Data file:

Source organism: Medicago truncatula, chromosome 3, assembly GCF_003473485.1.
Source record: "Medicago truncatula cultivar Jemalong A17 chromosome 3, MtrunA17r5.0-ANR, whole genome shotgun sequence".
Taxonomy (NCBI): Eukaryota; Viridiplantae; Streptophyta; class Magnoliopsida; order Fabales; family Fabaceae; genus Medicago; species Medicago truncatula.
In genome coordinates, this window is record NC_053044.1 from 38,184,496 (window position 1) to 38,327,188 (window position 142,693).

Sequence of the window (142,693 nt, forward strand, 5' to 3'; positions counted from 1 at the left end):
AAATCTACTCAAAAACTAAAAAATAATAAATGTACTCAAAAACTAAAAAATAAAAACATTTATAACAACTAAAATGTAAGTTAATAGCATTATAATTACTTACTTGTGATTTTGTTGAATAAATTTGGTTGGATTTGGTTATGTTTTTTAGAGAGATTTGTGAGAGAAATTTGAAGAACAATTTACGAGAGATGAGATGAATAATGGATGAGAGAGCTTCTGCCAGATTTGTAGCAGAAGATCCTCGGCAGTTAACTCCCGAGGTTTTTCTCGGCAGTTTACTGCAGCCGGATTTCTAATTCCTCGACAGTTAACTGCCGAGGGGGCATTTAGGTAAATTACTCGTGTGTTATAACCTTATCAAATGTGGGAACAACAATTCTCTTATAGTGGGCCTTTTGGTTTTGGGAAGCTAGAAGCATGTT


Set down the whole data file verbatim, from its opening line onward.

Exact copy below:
Source organism: Medicago truncatula, chromosome 3, assembly GCF_003473485.1.
Source record: "Medicago truncatula cultivar Jemalong A17 chromosome 3, MtrunA17r5.0-ANR, whole genome shotgun sequence".
Taxonomy (NCBI): Eukaryota; Viridiplantae; Streptophyta; class Magnoliopsida; order Fabales; family Fabaceae; genus Medicago; species Medicago truncatula.
In genome coordinates, this window is record NC_053044.1 from 38,184,496 (window position 1) to 38,327,188 (window position 142,693).

Sequence of the window (142,693 nt, forward strand, 5' to 3'; positions counted from 1 at the left end):
AAATCTACTCAAAAACTAAAAAATAATAAATGTACTCAAAAACTAAAAAATAAAAACATTTATAACAACTAAAATGTAAGTTAATAGCATTATAATTACTTACTTGTGATTTTGTTGAATAAATTTGGTTGGATTTGGTTATGTTTTTTAGAGAGATTTGTGAGAGAAATTTGAAGAACAATTTACGAGAGATGAGATGAATAATGGATGAGAGAGCTTCTGCCAGATTTGTAGCAGAAGATCCTCGGCAGTTAACTCCCGAGGTTTTTCTCGGCAGTTTACTGCAGCCGGATTTCTAATTCCTCGACAGTTAACTGCCGAGGGGGCATTTAGGTAAATTACTCGTGTGTTATAACCTTATCAAATGTGGGAACAACAATTCTCTTATAGTGGGCCTTTTGGTTTTGGGAAGCTAGAAGCATGTT